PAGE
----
California’s largest utility seeks 20 microgrids to mitigate wildfire power outages

Microgrid Knowledge

Racing to beat California’s next wildfire season, Pacific Gas & Electric (PG&E) is seeking companies to install microgrids near 20 substations.

The microgrids will be used to keep electricity flowing when the utility shuts down power lines that could spark wildfires during windy and dry weather.

California’s largest utility issued a solicitation for the microgrids last week and intends to move fast. It wants to have the microgrids installed by June 1, 2020 or at the latest Sept. 1, 2020. California’s wildfire threats are usually greatest in autumn.

The utility seeks companies willing to either build, own and operate the microgrids or build them on behalf of the utility, which would then own them.

Notice of intent due December 17

Bidders are asked to file a notice of intent by this Tuesday — December 17, 2020. Full proposals are due Jan. 15, 2020.

The 20 microgrids are part of a larger state regulatory requirement that PG&E secure 716.9 MW of resource adequacy capacity.

In a presentation before the California Public Utilities Commission last week, PG&E said that the microgrids are expected to keep power flowing to thousands if not tens of thousands of customers per substation during a power shutoff.

The utility hopes to cut the number of customers that lose power by nearly one-third, compared to its October 29 ‘public service power shutoff’ (PSPS), the term California uses to describe de-energizing power lines so that they won’t spark wildfires. From October 26-November 1, PG&E cut power to about 941,000 customers, the highest count for the wildfire season.

In addition to installing the 20 microgrids, PG&E says it plans to support state regulatory goals to make it easier for customers to do the same on their own.

Opportunity now exists for California utility customers to offset costs of energy storage  — often part of a microgrid or nanogrid — through the state self-generation incentive program (SGIP), a $166 million/year ratepayer funded rebate program. The PUC made funds available within low-income communities and for medically vulnerable customers in areas threatened by wildfires.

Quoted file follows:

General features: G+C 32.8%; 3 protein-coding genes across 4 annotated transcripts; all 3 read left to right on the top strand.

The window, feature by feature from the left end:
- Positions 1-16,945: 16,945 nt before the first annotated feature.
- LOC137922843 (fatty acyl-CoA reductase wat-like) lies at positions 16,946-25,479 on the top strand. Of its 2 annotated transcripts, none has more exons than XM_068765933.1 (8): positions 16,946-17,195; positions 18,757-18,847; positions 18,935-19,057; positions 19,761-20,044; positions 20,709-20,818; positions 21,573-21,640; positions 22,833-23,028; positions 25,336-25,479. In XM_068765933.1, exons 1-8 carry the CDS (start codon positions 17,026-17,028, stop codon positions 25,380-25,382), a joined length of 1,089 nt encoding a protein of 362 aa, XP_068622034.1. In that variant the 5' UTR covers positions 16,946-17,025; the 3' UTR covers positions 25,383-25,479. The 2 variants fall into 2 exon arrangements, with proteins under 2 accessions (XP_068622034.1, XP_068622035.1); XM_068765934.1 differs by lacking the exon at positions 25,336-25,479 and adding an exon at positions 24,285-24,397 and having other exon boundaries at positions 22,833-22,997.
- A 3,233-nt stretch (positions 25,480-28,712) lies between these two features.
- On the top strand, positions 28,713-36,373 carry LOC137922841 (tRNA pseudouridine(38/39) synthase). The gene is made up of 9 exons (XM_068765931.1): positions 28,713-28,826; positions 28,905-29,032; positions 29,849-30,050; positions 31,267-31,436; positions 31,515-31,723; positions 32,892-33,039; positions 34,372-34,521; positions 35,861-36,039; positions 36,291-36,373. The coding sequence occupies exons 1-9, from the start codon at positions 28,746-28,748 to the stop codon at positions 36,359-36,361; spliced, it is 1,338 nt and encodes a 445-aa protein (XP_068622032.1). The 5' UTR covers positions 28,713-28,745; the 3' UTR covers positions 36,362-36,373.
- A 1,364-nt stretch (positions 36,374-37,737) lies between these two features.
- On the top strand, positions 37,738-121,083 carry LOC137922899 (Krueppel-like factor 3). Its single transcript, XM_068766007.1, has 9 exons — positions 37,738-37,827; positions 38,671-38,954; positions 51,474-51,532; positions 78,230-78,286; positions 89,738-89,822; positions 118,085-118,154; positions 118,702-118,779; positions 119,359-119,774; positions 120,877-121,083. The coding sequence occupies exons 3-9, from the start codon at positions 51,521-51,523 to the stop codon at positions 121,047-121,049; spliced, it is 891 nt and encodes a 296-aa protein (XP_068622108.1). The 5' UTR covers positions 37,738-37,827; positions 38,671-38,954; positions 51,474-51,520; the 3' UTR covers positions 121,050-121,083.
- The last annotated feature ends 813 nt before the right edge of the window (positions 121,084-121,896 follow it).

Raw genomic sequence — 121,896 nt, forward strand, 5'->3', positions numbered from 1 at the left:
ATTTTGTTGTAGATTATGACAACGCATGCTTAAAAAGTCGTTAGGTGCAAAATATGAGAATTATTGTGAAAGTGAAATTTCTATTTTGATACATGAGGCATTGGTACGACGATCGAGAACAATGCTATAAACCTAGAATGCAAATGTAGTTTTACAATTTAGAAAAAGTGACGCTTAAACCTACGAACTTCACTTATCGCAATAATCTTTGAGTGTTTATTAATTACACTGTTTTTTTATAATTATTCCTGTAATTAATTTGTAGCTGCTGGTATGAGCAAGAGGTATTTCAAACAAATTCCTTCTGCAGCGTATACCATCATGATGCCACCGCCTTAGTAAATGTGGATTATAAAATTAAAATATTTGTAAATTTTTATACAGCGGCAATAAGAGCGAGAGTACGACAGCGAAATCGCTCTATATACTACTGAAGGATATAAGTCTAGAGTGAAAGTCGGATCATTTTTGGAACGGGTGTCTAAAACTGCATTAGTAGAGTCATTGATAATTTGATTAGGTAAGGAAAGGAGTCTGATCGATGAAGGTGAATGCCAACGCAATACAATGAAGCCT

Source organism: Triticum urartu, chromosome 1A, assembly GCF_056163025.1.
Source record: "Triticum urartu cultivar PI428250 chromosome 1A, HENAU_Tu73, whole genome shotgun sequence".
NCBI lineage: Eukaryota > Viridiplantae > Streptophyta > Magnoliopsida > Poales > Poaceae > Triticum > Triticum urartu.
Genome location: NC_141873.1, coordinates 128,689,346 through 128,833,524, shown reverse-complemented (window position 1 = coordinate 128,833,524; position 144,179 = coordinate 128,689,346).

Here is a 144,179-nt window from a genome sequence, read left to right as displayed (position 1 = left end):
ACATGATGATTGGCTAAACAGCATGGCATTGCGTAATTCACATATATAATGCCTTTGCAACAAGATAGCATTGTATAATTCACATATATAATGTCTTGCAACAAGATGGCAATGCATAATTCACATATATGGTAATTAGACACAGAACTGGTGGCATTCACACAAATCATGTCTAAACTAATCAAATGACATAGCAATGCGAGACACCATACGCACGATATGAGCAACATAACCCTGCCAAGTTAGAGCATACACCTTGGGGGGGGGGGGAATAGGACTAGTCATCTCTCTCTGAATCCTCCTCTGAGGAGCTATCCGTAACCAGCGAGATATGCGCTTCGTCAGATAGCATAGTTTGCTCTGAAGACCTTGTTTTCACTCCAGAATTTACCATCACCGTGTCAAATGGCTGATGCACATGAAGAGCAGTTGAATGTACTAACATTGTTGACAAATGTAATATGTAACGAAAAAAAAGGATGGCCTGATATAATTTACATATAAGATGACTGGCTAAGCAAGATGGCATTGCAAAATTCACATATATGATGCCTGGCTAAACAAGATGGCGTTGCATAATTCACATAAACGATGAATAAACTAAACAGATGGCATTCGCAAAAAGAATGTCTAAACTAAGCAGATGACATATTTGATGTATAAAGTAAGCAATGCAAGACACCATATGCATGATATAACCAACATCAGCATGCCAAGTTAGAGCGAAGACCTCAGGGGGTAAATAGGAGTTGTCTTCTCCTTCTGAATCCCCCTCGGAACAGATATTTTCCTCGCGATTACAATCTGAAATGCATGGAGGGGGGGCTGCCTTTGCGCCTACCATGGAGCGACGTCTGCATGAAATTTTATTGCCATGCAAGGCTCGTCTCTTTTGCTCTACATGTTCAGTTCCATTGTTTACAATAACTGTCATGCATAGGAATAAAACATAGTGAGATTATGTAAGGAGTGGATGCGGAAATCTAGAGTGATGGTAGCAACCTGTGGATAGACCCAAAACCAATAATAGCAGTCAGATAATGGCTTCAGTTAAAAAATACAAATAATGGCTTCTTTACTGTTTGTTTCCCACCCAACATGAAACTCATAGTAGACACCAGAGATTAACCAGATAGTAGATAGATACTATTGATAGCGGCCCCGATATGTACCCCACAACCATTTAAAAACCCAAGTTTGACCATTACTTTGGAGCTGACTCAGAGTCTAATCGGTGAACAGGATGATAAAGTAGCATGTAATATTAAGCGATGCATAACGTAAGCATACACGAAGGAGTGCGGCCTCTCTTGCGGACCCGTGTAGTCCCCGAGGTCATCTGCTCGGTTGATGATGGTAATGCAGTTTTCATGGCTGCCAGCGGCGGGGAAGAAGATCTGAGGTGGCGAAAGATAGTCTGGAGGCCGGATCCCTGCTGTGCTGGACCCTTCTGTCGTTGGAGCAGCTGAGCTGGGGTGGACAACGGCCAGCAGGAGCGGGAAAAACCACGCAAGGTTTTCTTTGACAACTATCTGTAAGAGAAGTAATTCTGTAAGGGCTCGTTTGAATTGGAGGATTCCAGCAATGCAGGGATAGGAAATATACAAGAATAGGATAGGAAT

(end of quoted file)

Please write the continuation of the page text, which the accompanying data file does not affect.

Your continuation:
The SGIP incentive of $1/Wh covers 98% of the $13,500 cost of a 13.2 kWh, two-hour residential storage system, according to the CPUC.

PG&E requirements for microgrids

In a webinar about its solicitation for the 20 microgrids, PG&E said the projects must be able to provide power to customers for at least 4-5 consecutive days.

When the microgrids are not providing backup power, they must serve the power grid and help bolster its resilience. The microgrids also must have blackstart capability, meaning they can start up without relying on a charge from the grid.

PG&E is open to two types of microgrid ownership models: 1.) third-party owned or 2.) engineering, procurement, construction (EPC).

A third-party project would be built outside of the substation on land designated by PG&E. The  microgrid owner would sell PG&E microgrid services and market products, such as energy and ancillary service or green attributes. PG&E would sign a 10-year contract with the microgrid owner.

An EPC microgrid would be built by a third party but owned by the utility and could be located within the substation footprint.

If a project requires the use of natural gas, PG&E will arrange for delivery of renewable natural gas.

Choosing projects

In evaluating the offers, PG&E  plans to use both quantitative and qualitative criteria. Quantitative evaluation will be based on a least-cost ranking. Qualitative criteria may include such factors as project viability, safety and bidder development experience financial strength and supply chain responsibility.

PG&E also is interested in proposals that offer to develop projects at multiple sites.

The utility expects to execute contracts Feb. 14, 2020 and submit them for regulatory approval Feb. 20, 2020. The full microgrid solicitation is available on PG&E’s website.

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This article was originally published on Microgrid Knowledge. Republished here with permission

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